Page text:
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우리나라 영세민의 지역적 분포특성과 원인(Distribution of the poor in Korea by region: causes and factors)

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Title 우리나라 영세민의 지역적 분포특성과 원인(Distribution of the poor in Korea by region: causes and factors)
Similar Titles
Material Type Reports
Author(Korean)

김종기

Publisher

[서울]:한국개발연구원

Date 1981
Journal Title; Vol./Issue 한국개발연구:vol. 3(no. 4)
Pages 15
Subject Country South Korea(Asia and Pacific)
Language Korean
File Type Documents
Original Format pdf
Subject Economy < Macroeconomics
Holding KDI; KDI School

Abstract

This study identifies the patterns and characteristics of the distribution of the poor across the regions of Korea, so as to determine the causes of poverty in the local social and economic conditions of the regions.
The Korean economy has been growing remarkably over the last two decades, and has also managed to avoid the extreme income polarization that has afflicted other similarly industrializing and developing countries worldwide. However, the economic growth of Korea has not solved the problem of growing poverty. Poverty raises serious demand for social welfare and services.
For the purposes of this study, we define the “poor population” as people who are not paying any taxes due to financial difficulties, a population which made up 5.5 percent of the total national population in Korea between 1974 and 1981. The share of the non-taxpaying poor in Korea’s total population of 34.7 million grew from 5.68 percent in 1975 to 8.73 percent in 1980. The urban-rural gap is obvious in these statistics, as well. From 1974 to 1981, the poor made up 35.5 percent of the urban population and 64.5 percent of the rural population. There are also notable regional variations. The poor made up 25.6 percent of the population of Jeolla-do, and only 4.3 percent of the population of Busan in 1974. They represented 12.6 percent of the population in Seoul. By 1980, the poor still constituted only approximately four percent of Busan’s population, and eight percent of the populations of Gangwon-do and Gyeongsang-do. Their proportion decreased to 10 percent of Seoul, but grew to 30.7 percent in Jeolla-do.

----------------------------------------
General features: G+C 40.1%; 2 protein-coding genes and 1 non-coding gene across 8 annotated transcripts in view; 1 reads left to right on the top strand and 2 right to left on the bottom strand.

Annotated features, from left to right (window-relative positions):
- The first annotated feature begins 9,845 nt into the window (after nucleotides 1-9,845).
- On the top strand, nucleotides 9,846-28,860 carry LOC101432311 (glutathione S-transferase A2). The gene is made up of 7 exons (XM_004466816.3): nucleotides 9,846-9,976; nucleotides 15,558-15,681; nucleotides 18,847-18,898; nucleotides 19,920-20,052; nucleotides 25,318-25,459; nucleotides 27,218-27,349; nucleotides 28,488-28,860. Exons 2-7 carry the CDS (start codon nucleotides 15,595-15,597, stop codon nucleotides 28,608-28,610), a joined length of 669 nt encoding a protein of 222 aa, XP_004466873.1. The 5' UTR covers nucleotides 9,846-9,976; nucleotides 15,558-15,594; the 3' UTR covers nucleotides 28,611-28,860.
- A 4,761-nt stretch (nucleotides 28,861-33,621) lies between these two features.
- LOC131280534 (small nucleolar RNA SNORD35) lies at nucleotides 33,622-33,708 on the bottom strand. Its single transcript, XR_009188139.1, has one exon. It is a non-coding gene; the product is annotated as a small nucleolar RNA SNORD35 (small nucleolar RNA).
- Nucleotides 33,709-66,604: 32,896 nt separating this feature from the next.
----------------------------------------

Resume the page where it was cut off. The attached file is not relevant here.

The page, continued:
Even so, surveys on urban areas also tend to under-measure the number of poor people and households. In rural areas, residents are required to register themselves and report their income. In urban areas, on the other hand, many residents remain unregistered and do not have a full understanding of how much they are earning. While there are many factors that lead to poverty, one key factor is that, the more educated one is, the more likely one is to leave their rural hometown and move to an urban area. This pattern of exodus from rural areas was especially pronounced among young, highly educated people who were capable of finding better-paying jobs in cities. This outflow of educated and work-capable population from rural areas is the decisive factor accounting for the high ratio of the poor in rural populations in Korea.